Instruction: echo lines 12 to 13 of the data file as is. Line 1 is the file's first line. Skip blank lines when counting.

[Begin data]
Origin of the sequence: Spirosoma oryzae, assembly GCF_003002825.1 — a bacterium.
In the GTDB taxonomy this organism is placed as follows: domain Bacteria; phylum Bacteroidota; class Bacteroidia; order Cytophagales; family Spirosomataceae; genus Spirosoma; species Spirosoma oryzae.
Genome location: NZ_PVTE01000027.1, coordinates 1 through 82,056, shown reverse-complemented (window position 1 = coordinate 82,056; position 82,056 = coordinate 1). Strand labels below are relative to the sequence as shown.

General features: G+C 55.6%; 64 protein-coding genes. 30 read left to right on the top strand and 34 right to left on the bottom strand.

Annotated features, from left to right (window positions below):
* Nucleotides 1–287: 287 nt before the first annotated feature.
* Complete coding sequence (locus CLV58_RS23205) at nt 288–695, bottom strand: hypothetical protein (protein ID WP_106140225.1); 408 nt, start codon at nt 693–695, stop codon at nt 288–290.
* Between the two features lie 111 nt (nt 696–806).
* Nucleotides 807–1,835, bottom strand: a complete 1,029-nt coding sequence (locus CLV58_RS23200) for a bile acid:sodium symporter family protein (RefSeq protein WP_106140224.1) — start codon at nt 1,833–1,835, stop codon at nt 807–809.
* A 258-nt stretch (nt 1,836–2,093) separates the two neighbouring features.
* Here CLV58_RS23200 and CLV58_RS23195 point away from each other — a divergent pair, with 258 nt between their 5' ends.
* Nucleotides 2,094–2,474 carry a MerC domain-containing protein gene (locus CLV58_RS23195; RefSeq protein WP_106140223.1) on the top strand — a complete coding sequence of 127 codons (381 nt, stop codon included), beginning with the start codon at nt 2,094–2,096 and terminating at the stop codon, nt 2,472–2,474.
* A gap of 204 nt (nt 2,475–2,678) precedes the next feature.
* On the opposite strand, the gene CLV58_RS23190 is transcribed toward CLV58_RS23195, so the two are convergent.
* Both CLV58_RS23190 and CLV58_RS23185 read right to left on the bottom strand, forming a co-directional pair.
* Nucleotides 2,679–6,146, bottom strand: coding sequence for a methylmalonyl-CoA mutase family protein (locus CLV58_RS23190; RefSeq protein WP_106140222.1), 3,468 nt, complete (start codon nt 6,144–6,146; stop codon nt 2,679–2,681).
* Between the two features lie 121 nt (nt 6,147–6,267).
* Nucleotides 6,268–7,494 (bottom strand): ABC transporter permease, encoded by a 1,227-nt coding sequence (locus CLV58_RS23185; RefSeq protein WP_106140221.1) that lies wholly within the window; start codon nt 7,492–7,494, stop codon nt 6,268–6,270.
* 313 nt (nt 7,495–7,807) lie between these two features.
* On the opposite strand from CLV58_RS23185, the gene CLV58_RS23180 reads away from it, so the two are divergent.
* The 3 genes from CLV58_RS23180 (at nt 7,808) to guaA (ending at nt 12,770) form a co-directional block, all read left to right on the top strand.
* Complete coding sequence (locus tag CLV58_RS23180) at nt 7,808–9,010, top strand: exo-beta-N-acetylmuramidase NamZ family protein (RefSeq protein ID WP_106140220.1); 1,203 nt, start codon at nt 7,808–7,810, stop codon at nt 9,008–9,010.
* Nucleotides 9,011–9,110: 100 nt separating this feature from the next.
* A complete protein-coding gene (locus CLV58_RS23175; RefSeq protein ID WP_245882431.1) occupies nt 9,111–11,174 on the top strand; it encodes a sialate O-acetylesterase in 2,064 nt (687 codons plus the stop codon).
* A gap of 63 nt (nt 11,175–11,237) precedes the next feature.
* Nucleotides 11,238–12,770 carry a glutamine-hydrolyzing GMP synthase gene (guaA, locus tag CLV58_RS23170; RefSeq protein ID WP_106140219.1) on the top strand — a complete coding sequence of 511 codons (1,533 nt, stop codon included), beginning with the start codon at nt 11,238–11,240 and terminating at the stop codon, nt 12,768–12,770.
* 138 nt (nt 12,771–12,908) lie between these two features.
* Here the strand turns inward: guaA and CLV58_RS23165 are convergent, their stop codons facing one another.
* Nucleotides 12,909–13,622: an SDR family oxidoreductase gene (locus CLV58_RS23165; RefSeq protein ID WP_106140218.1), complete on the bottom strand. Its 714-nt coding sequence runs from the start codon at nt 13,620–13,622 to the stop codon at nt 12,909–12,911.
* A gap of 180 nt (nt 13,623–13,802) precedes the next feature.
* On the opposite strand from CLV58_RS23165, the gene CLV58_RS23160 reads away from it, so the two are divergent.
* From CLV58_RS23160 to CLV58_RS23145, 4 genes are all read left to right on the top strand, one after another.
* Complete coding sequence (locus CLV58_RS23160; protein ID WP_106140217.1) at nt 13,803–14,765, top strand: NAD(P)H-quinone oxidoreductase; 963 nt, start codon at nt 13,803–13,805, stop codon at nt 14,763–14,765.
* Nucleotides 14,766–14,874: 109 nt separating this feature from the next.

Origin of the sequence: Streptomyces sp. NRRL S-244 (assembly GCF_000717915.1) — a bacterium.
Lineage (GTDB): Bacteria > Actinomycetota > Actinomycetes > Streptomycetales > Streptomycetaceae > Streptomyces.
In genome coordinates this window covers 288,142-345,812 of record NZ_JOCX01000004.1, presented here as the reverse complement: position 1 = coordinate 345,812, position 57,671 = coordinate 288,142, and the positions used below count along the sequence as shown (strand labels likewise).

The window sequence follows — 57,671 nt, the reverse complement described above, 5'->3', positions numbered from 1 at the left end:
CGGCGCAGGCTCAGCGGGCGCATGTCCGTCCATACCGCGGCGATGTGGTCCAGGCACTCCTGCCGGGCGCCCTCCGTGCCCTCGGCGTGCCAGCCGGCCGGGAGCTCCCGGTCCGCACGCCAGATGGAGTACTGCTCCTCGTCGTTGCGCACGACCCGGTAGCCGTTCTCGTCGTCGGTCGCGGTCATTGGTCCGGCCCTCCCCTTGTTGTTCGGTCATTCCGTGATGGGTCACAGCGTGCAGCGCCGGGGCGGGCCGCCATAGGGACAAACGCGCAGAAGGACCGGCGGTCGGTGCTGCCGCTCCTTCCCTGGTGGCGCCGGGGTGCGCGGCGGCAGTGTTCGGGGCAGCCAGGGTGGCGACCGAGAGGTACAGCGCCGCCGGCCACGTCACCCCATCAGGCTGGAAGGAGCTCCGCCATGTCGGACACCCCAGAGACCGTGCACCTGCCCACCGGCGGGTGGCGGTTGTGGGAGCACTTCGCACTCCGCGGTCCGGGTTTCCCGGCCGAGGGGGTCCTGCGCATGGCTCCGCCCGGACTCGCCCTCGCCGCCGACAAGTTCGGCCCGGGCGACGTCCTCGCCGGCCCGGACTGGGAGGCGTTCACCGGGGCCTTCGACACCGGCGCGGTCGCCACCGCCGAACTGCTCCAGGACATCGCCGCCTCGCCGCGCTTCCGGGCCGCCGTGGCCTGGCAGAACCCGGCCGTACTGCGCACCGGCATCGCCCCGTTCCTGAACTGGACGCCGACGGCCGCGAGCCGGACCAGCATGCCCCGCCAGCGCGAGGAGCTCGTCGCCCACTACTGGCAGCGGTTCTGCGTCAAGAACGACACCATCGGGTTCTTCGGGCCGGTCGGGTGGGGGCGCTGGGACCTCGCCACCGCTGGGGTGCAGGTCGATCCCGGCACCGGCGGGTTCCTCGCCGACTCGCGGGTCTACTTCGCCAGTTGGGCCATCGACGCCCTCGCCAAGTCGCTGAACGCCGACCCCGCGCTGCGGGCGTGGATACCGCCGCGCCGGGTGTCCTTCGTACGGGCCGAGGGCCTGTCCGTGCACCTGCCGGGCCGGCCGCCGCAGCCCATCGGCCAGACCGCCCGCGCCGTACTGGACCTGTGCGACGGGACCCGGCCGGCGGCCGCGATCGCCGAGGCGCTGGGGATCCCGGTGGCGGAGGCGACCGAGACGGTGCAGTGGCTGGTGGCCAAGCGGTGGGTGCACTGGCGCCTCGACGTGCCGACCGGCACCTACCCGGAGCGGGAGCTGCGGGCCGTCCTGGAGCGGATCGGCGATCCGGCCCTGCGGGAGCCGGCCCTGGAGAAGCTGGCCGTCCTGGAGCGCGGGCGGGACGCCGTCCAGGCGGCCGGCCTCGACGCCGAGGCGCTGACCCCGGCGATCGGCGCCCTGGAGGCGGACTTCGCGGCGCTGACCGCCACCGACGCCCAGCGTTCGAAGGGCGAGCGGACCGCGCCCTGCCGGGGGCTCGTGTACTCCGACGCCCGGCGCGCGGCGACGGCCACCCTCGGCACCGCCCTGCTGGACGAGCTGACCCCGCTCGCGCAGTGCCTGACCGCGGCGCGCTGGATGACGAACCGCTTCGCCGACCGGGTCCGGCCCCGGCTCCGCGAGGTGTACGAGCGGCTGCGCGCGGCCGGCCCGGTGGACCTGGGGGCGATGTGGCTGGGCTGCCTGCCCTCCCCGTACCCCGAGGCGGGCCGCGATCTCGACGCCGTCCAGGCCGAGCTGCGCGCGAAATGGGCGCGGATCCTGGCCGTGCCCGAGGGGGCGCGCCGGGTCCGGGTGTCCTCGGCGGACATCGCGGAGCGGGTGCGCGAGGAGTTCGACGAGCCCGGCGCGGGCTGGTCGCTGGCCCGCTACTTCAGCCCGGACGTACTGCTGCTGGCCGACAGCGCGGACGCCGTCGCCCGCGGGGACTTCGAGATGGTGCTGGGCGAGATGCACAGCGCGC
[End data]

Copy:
* Nucleotides 2,094–2,474 carry a MerC domain-containing protein gene (locus CLV58_RS23195; RefSeq protein WP_106140223.1) on the top strand — a complete coding sequence of 127 codons (381 nt, stop codon included), beginning with the start codon at nt 2,094–2,096 and terminating at the stop codon, nt 2,472–2,474.
* A gap of 204 nt (nt 2,475–2,678) precedes the next feature.